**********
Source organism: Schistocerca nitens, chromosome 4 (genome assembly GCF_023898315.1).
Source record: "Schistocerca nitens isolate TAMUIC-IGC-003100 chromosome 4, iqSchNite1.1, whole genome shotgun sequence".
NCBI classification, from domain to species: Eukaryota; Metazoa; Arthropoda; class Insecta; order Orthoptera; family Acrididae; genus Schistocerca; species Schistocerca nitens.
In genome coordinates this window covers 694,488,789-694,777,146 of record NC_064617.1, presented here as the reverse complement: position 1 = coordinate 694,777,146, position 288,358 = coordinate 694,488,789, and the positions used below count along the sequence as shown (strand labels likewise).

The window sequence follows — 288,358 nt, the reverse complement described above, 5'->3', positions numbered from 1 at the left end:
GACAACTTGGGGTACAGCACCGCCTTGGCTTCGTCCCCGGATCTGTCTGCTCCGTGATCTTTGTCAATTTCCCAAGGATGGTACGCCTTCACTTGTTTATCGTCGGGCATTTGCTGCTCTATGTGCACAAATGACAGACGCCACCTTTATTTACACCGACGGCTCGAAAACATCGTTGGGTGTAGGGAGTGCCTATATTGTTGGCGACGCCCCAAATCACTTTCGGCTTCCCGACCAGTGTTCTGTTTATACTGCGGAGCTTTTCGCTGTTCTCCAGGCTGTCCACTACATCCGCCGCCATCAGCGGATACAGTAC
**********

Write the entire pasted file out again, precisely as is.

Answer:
Source organism: Schistocerca nitens, chromosome 4 (genome assembly GCF_023898315.1).
Source record: "Schistocerca nitens isolate TAMUIC-IGC-003100 chromosome 4, iqSchNite1.1, whole genome shotgun sequence".
NCBI classification, from domain to species: Eukaryota; Metazoa; Arthropoda; class Insecta; order Orthoptera; family Acrididae; genus Schistocerca; species Schistocerca nitens.
In genome coordinates this window covers 694,488,789-694,777,146 of record NC_064617.1, presented here as the reverse complement: position 1 = coordinate 694,777,146, position 288,358 = coordinate 694,488,789, and the positions used below count along the sequence as shown (strand labels likewise).

The window sequence follows — 288,358 nt, the reverse complement described above, 5'->3', positions numbered from 1 at the left end:
GACAACTTGGGGTACAGCACCGCCTTGGCTTCGTCCCCGGATCTGTCTGCTCCGTGATCTTTGTCAATTTCCCAAGGATGGTACGCCTTCACTTGTTTATCGTCGGGCATTTGCTGCTCTATGTGCACAAATGACAGACGCCACCTTTATTTACACCGACGGCTCGAAAACATCGTTGGGTGTAGGGAGTGCCTATATTGTTGGCGACGCCCCAAATCACTTTCGGCTTCCCGACCAGTGTTCTGTTTATACTGCGGAGCTTTTCGCTGTTCTCCAGGCTGTCCACTACATCCGCCGCCATCAGCGGATACAGTAC